I think the calling for the next generation of artists is to bring meaning, understanding, yes beauty to our contemporary world. While I admire Duchamp's brilliance, we don't need another urinal to understand how nuts, evil or mad the world is. Innocence may be forever lost but there is still possibility for meaning and understanding - especially in a world where one has access to and can digest so many points of view at once. (Someone here argued "and what if Duchamp had patented the ready-made?" That made me laugh as I feel we have more ready-mades and conceptual art than we need at this point... a statement like this is most brilliant in it's first offering, just like Warhol's soup cans. It can be re-enacted over and over with some degree of excitement but it gradually loses its edge and connectivity to the world.)

Time to move forward. We are on the cusp of a golden age of painting with a new brush. Yes - photography is taking the 2nd position as we load our brush with all media. We digital image-makers could be where wordsmiths were in the time of Shakespeare, (as an outcome of the Gutenberg Press) but we have to take the reins and go for it. We are in a new Information Painting Age -- Do we degrade it, hack it or take it to new heights working within the world? I'm for the latter. Artists today have an opportunity to create beauty that brings sense to the world - a call to make complex things comprehensible and accessible; in the process making a radical break with the current concept of "avant-garde." (Which at this point usually lands art in the back pages of Arts & Leisure... closer to Leisure. Yawn.)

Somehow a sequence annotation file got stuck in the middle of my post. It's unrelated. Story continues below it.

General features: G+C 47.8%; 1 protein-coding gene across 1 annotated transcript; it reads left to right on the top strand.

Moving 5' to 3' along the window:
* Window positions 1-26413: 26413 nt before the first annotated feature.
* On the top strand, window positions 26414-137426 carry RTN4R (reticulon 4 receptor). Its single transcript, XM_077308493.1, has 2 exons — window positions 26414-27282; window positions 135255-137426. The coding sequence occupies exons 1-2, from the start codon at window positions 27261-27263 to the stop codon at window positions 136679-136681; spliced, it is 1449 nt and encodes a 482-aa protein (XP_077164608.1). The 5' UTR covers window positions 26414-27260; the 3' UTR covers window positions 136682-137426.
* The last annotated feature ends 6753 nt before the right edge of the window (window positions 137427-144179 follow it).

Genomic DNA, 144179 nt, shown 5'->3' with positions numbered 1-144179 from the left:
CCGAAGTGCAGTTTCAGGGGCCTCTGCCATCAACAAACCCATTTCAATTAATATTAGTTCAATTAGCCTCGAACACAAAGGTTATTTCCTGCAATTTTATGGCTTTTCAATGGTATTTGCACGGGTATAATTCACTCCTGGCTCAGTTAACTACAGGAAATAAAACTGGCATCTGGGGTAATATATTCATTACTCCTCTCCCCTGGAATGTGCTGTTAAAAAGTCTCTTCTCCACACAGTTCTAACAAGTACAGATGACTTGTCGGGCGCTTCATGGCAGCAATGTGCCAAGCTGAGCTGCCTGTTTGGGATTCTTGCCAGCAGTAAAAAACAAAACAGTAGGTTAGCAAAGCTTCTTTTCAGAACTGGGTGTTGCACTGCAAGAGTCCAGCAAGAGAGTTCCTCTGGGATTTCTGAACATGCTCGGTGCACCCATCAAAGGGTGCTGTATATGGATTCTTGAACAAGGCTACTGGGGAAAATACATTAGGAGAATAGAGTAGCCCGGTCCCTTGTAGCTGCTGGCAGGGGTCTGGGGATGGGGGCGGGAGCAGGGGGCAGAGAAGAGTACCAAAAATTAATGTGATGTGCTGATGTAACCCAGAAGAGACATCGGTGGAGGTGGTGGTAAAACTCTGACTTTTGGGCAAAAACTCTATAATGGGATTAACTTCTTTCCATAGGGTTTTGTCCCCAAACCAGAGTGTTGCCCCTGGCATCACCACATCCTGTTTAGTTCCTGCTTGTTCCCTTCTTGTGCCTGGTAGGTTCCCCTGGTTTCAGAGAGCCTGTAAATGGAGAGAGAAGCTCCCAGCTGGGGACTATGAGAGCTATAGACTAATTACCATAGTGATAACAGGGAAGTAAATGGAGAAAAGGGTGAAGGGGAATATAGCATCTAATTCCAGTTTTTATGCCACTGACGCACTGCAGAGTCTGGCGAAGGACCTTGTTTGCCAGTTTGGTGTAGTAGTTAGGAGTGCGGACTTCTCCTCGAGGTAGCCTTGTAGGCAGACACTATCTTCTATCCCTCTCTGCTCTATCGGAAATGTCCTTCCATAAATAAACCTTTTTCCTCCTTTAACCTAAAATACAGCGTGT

To Erika Lincoln... thank you for your post where you attempt to clarify the differences between patents/copyright/trademarks and where you end with "There are more, personality rights, ect. Law is a complex thing but to say that it is evil is not fair and a simplified response. I think that as an artist one should be aware of all of these things -- that does not mean be an expert."

I am not an expert either but I do know that patents last, at the most, 17 years, (whereas copyright law has become increasingly more restrictive, lasting in some cases now a lifetime!) and have to be continually revised and updated (and yes, my lawyer will probably make a lot more than I ever will) and then the patent expires so all can jump in. Trade secrets can be taken to the grave and I'm not big on secrets but I do like some protection from theft. You're correct Ethan. If I were more ruthless and ONLY driven by money it would be smarter not to share any of this online. However everything is not mutually exclusive. I didn't set out to create a process that is inventive and patentable, but I think I have - we'll see. I like to share and yes, I also like to make money. And what's so bad with getting the patent, starting a DIMONscapesTM school and teaching the method to others? Or as I stated above - working with Creative Commons to somehow change how this whole process works? However, I would first have to have a patent to do so. Even they state that it is advisable to first have a copyright to use their system - which is for copyrighting not patenting. One reason I would really like to succeed in licensing this process is so I can, yes, develop and share my process while making some $$, and who knows, maybe make a small dent for the better in the new landscape.